“Well, son, I guess you got your own chauffeured ride this afternoon.  Pretty lucky, I’d say.”

Mr. Anderson’s stopping the bus at the corner of Maple Avenue and Lynnwood.

“Thank you, Mr. Anderson.”

“Now, you take care, Casey.”

Mr. Anderson doesn’t say anything about Casey’s carrying the rifle because Casey’s not really carrying the rifle.  Still, he cradles it in his arms as he walks down Lynnwood.  He keeps an eye out.

Tracy, the Browns’ dog, comes to the edge of the Brown yard and barks and barks at Casey.  That’s what Tracy always does.  But she never goes beyond the borders of her yard.  And if you walk up the Browns’ sidewalk, she runs away.

What, thinks Casey, would it be like if he really were carrying the rifle?  Walking down Lynnwood.  That Brown dog would sure hightail it.

He thinks:  I haven’t stolen it.

He thinks:  I won’t steal it.

He thinks:  I can’t steal it.

But he also thinks:  I know where the key is.

“Yoo-hoo!  Casey!”

That’s his mother waving at him.  She’s in the side yard talking to the gardeners.  Now Casey sees the gardeners’ truck in the driveway.

Casey waves back at her but keeps going up the driveway and past the gardeners’ truck and past the basketball hoop on the front of the double garage and goes into the side door of the house up to his room.

 

* * *

Casey’s lying on his bed.  He’s got his hands behind his head and he’s looking up at the ceiling.  And he’s thinking about it.  Because he’s not really in his room lying on the bed.  He’s with Tommy over at Tommy’s house.

Here’s how it would work.

See, Tommy’s mother is some other place in the house, maybe out in the garden, and he and Tommy are playing soldiers in Tommy’s room.  Then Tommy says, Oh, I got to go to the bathroom.  You know, a big one.  Something like that.  So, Tommy’s gone.  He’s not in the room anymore.  Casey sees himself going out into the hallway and looking around and making sure Tommy’s mother isn’t anywhere around and that Tommy’s still in the bathroom, and then going down the hall to the living room and pulling the chair down to the cupboard and standing up and reaching for the key just over that railing that runs along the top.  And he’s got the key in his hand.  He gets down off the chair and puts the key in the lock and opens the doors of the cupboard.  And there it is, the rifle, telescopic scope and all.  One more look up and down the hall.  Then he takes the rifle and walks right through the living room and out the front door, just like that.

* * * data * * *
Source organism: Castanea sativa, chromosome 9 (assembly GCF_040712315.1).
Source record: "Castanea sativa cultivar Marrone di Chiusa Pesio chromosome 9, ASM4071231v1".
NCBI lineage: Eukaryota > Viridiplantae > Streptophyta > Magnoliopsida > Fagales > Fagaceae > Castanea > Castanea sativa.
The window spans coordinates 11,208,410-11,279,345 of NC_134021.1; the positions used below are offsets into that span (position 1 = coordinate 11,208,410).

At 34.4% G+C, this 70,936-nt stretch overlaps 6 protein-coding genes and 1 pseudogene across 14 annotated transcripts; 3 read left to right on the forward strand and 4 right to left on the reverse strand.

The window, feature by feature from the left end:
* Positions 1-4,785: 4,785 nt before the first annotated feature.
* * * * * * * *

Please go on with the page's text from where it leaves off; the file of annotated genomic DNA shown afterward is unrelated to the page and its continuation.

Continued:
So, now what to do?

Well, there’s that big tree out in the front yard.  Maybe that’s the place to hide it.

So Casey walks over to the tree and leans the rifle up beside it—but on the far side so you can’t see it from the house and probably not from the sidewalk either.

It’s okay there.

Then Casey walks up the steps of the front porch of the house, through the living room and down the hall.  Tommy’s already back in his room, probably.  Probably he looks up when Casey comes in.  He’s surprised.  He thought Casey had been in the room all the time.  Where you been? Tommy asks.  Me? says Casey.  Yeah, says Tommy, where you been?

So that won’t work. Because later when Tommy’s father comes home from work and opens the cupboard and discovers his rifle’s not there he’ll start asking questions.  You can be sure about that.  He’ll ask lots of questions.  And Tommy for sure will remember Casey’s going out of the room.  Casey? Tommy’s father would ask.  Out of the room?  Yes, Tommy would say.  Tommy’s father would say, When?  Where?  How long?

So that won’t work.

Casey tries it again.  He’s back in Tommy’s room.  It’s right after school and they’ve just started to play with the soldiers.  But this time Casey doesn’t wait that long, not until Tommy says he needs to go to the bathroom.  Maybe Casey waits only 10 minutes.  At the most, 15.  Then he says, Oh, I forgot.  I have to meet my father.  Your father? says Tommy.  Yeah, I totally forgot.

This works better, see, because Tommy’s all interested in his soldiers, getting them together ready for the attack.  So he doesn’t even follow Casey out of the room or down the hallway.  Tomorrow, says Casey at the door of Tommy’s room.  Sure, sure, says Tommy.  But he’s not really talking to Casey anymore.

So Casey’s going down the hallway toward the living room and he stops in front of the cupboard and  gives a good look up and down the hall.  This time he doesn’t bother with pulling that chair down the hall but reaches up on his very tip-toes and, yes, see, he didn’t need the chair,  finds that key just over the railing of the cubord and inserts the key into the lock.  He’s turning the key.  He’s opening the door.  The door doesn’t make any noise.  And there it is!  The rifle!

Now Casey’s out in the yard and he’s going over to that big tree in the front yard and he’s got the rifle with him and he leans the rifle up against the tree.  The telescopic scope glints in the sun.  But the rifle’s hidden from the street.  No one, no one at all, can see anything.

 “Casey!”